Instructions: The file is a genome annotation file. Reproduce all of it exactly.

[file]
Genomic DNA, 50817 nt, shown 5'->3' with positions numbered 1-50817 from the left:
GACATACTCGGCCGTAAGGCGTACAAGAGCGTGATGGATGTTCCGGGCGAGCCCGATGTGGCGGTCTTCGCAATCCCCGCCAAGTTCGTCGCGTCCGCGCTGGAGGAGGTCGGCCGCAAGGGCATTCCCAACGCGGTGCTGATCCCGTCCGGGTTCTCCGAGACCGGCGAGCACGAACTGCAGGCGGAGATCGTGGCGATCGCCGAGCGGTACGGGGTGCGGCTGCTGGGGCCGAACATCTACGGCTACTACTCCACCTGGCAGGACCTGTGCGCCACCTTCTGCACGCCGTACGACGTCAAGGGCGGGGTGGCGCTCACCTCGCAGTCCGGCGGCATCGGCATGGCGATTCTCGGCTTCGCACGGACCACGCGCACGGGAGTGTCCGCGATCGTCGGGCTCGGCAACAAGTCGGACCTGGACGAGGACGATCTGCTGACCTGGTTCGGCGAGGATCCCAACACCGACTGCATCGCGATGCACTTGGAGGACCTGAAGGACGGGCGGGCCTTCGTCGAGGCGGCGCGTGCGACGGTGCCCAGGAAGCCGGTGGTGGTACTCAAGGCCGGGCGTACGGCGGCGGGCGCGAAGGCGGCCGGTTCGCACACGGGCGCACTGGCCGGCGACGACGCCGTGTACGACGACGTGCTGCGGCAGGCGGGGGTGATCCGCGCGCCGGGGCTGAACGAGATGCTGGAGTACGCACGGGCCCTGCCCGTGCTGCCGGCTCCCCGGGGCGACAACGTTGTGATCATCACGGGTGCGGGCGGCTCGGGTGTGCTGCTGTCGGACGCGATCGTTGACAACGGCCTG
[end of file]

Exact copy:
Genomic DNA, 50817 nt, shown 5'->3' with positions numbered 1-50817 from the left:
GACATACTCGGCCGTAAGGCGTACAAGAGCGTGATGGATGTTCCGGGCGAGCCCGATGTGGCGGTCTTCGCAATCCCCGCCAAGTTCGTCGCGTCCGCGCTGGAGGAGGTCGGCCGCAAGGGCATTCCCAACGCGGTGCTGATCCCGTCCGGGTTCTCCGAGACCGGCGAGCACGAACTGCAGGCGGAGATCGTGGCGATCGCCGAGCGGTACGGGGTGCGGCTGCTGGGGCCGAACATCTACGGCTACTACTCCACCTGGCAGGACCTGTGCGCCACCTTCTGCACGCCGTACGACGTCAAGGGCGGGGTGGCGCTCACCTCGCAGTCCGGCGGCATCGGCATGGCGATTCTCGGCTTCGCACGGACCACGCGCACGGGAGTGTCCGCGATCGTCGGGCTCGGCAACAAGTCGGACCTGGACGAGGACGATCTGCTGACCTGGTTCGGCGAGGATCCCAACACCGACTGCATCGCGATGCACTTGGAGGACCTGAAGGACGGGCGGGCCTTCGTCGAGGCGGCGCGTGCGACGGTGCCCAGGAAGCCGGTGGTGGTACTCAAGGCCGGGCGTACGGCGGCGGGCGCGAAGGCGGCCGGTTCGCACACGGGCGCACTGGCCGGCGACGACGCCGTGTACGACGACGTGCTGCGGCAGGCGGGGGTGATCCGCGCGCCGGGGCTGAACGAGATGCTGGAGTACGCACGGGCCCTGCCCGTGCTGCCGGCTCCCCGGGGCGACAACGTTGTGATCATCACGGGTGCGGGCGGCTCGGGTGTGCTGCTGTCGGACGCGATCGTTGACAACGGCCTG